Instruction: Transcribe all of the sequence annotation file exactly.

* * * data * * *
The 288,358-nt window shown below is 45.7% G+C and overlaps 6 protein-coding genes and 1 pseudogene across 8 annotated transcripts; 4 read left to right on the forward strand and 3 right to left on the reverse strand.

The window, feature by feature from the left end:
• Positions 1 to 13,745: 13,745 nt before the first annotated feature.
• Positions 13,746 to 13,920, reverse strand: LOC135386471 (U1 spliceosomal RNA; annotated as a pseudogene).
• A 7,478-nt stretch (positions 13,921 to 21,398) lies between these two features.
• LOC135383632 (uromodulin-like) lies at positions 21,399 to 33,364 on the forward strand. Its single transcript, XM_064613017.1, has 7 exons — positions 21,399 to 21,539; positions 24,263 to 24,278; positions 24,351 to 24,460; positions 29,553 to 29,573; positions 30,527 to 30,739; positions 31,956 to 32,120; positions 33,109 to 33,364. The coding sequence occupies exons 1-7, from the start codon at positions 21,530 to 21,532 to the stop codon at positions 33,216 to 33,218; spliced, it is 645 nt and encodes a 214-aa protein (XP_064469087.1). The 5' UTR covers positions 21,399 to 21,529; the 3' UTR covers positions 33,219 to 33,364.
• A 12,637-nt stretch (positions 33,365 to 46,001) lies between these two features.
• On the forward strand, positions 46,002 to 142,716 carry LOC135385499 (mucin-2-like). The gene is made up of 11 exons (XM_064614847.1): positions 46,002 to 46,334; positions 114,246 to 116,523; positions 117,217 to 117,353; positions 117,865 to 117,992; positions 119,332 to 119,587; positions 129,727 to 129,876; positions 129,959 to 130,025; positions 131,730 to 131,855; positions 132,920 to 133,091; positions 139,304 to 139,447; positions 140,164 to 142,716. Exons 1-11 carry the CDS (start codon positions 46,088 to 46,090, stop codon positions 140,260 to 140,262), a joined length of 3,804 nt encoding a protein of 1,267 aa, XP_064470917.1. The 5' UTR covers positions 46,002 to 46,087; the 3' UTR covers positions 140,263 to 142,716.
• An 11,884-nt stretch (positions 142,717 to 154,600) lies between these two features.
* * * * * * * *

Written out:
The 288,358-nt window shown below is 45.7% G+C and overlaps 6 protein-coding genes and 1 pseudogene across 8 annotated transcripts; 4 read left to right on the forward strand and 3 right to left on the reverse strand.

The window, feature by feature from the left end:
• Positions 1 to 13,745: 13,745 nt before the first annotated feature.
• Positions 13,746 to 13,920, reverse strand: LOC135386471 (U1 spliceosomal RNA; annotated as a pseudogene).
• A 7,478-nt stretch (positions 13,921 to 21,398) lies between these two features.
• LOC135383632 (uromodulin-like) lies at positions 21,399 to 33,364 on the forward strand. Its single transcript, XM_064613017.1, has 7 exons — positions 21,399 to 21,539; positions 24,263 to 24,278; positions 24,351 to 24,460; positions 29,553 to 29,573; positions 30,527 to 30,739; positions 31,956 to 32,120; positions 33,109 to 33,364. The coding sequence occupies exons 1-7, from the start codon at positions 21,530 to 21,532 to the stop codon at positions 33,216 to 33,218; spliced, it is 645 nt and encodes a 214-aa protein (XP_064469087.1). The 5' UTR covers positions 21,399 to 21,529; the 3' UTR covers positions 33,219 to 33,364.
• A 12,637-nt stretch (positions 33,365 to 46,001) lies between these two features.
• On the forward strand, positions 46,002 to 142,716 carry LOC135385499 (mucin-2-like). The gene is made up of 11 exons (XM_064614847.1): positions 46,002 to 46,334; positions 114,246 to 116,523; positions 117,217 to 117,353; positions 117,865 to 117,992; positions 119,332 to 119,587; positions 129,727 to 129,876; positions 129,959 to 130,025; positions 131,730 to 131,855; positions 132,920 to 133,091; positions 139,304 to 139,447; positions 140,164 to 142,716. Exons 1-11 carry the CDS (start codon positions 46,088 to 46,090, stop codon positions 140,260 to 140,262), a joined length of 3,804 nt encoding a protein of 1,267 aa, XP_064470917.1. The 5' UTR covers positions 46,002 to 46,087; the 3' UTR covers positions 140,263 to 142,716.
• An 11,884-nt stretch (positions 142,717 to 154,600) lies between these two features.